Women – a concoctive subject
Women have always been one of the most interesting subjects to portray through art in India, which has a rich artistic legacy from ancient times. Their intricate physical details, composition, emotive nature have given inspiration to various artists who love to convey them through the stroke of their brushes and try to bring out the depth of womanhood, their aspirations, mystical nature, vivacity, sensibilities and challenges they (women) face in different walks of life. Right from the historical works of Raja Ravi Verma, Abanindranath Tagore to contemporary artists; the theme ‘women’ creates enough dialogue in an artist’s mind that leads to expressionism. In current times the beauty of womanhood is boldly manifested in the works of modern Indian artists like L.N Rana, Pushpamala, Rangoli Garg.
In the work – Feminine Enigma by Delhi based artist L.N Rana, the charm, enigma, mood and expressive
sensuousness of a woman awashes all over the artist’s canvas. He bringsout how a woman seeks solitary contemplation and peaceful exuberance in her structural evolution. The elements surrounding the figures are simple forms and colours which are quite rich in tones of turquoise blue, vermillion red and earthy tones of ochre. He has found a rich mine of new compositional ore evidently visible in ‘The Classic Bath’, ‘Sentiments’ and ‘The Valentine Package’. The artist says, “ I attempt breaking down life to its visual essentials-the charisma of woman, her relationships, emotions, dreams, fantasies that add tone and colour to her life”. Each of his works in the series have build a “story” around ‘her’.
Laadli, a solo painting exhibition by Rangoli Garg was recently held at India Habitat Centre. As the name signifies, ‘Laadli ‘embodies a typical Indian maiden who is the favorite of all members in her family but still her dreams are captured in the responsibilities of her home and she awaits to step out, on her path of glory. She has a dream away from home which she wants to realize and fulfill. A clear message one could draw from her works is that to accept and encourage Indian girls towards their dreams where they would be working towards increasing their inner courage, self-respect and confidence.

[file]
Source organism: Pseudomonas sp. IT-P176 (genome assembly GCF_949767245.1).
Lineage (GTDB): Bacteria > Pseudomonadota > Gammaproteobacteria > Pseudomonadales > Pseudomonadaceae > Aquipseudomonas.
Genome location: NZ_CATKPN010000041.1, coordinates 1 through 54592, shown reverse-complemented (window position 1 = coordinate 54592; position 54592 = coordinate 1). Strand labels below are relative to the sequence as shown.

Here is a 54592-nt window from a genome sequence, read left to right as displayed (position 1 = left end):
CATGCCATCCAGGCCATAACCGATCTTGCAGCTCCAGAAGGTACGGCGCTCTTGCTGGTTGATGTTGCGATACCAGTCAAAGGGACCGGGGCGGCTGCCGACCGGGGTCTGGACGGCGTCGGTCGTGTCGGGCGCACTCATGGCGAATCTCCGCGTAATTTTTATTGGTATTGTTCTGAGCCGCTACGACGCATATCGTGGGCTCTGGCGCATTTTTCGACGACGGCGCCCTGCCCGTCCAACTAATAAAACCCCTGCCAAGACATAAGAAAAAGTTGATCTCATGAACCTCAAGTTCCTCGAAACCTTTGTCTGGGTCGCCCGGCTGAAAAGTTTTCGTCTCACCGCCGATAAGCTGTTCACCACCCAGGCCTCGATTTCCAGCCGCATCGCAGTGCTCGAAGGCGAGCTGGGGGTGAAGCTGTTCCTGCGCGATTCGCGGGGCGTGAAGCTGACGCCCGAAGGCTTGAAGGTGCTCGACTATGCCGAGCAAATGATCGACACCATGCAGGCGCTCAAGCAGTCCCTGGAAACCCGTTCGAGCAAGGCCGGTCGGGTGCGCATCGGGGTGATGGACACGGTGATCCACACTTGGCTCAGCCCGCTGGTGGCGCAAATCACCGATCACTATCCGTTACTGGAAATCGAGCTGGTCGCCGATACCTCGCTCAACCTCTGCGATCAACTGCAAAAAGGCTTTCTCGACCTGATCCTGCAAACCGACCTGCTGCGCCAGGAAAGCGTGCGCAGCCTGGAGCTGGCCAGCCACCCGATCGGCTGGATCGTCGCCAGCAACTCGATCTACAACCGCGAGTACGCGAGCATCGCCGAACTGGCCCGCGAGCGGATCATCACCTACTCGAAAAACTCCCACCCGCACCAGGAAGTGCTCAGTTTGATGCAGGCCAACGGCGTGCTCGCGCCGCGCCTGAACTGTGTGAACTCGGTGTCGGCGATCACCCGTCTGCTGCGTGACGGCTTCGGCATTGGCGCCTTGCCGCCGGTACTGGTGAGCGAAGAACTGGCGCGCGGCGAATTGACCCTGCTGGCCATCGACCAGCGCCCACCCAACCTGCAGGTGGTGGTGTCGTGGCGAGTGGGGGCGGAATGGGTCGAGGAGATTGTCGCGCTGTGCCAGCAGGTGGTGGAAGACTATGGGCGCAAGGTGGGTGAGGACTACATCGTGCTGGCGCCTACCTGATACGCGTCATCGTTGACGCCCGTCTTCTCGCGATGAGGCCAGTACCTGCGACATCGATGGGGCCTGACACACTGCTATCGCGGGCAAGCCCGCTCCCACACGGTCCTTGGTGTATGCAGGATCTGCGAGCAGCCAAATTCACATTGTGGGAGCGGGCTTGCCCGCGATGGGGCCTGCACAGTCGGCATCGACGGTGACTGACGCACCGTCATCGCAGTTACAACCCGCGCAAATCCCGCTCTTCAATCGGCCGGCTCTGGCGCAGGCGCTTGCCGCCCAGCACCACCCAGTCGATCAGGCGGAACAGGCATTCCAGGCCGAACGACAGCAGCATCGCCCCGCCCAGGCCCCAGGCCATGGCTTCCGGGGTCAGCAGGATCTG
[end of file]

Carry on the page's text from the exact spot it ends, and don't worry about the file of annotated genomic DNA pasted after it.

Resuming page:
Pushpamala- Indian art has flourished a lot in terns of showcasing the feminine sensibilities and is not restricted to only paintings but also expands its horizons to ethnographic documentaries like the one’s exhibited in the works of photo-exhibition of Pushpamala N and Clare Arni. The exhibition explored the repertoire of icons available to women of South India upon whom they may draw a blue print of the feminine ideal. Pushpamala in one of the photograph is a ‘yogini’, a siren entrapping men through devious seduction while in another she is a native of Andaman Island being measured and displayed and yet in another a young woman bathed in moonlight waiting for her lover. Women artists like her are at the helm of new development and creating change. Pushpamala’s work raises interesting questions on the relationship between the artist and the subject. When the artist is both the creator and created, does she depersonalises herself, remove her own identity in the process of creation to become the idea of herself, her own theme. Also there has been much dialogue on the subject of women being painted throughout history as objects to be consumed by male voyeuristic gaze. Pushpamala uses herself as the subject to delve into these very same objectified portrayal of women for the audience gaze. She uses the most popular banal images to cleverly make her point.
The abstruseness of women always acts as a muse for artist. Though the socio-political-economic landscape may evolve and change, but women had and will continue to intrigue the creative brains.
Women – a concoctive subject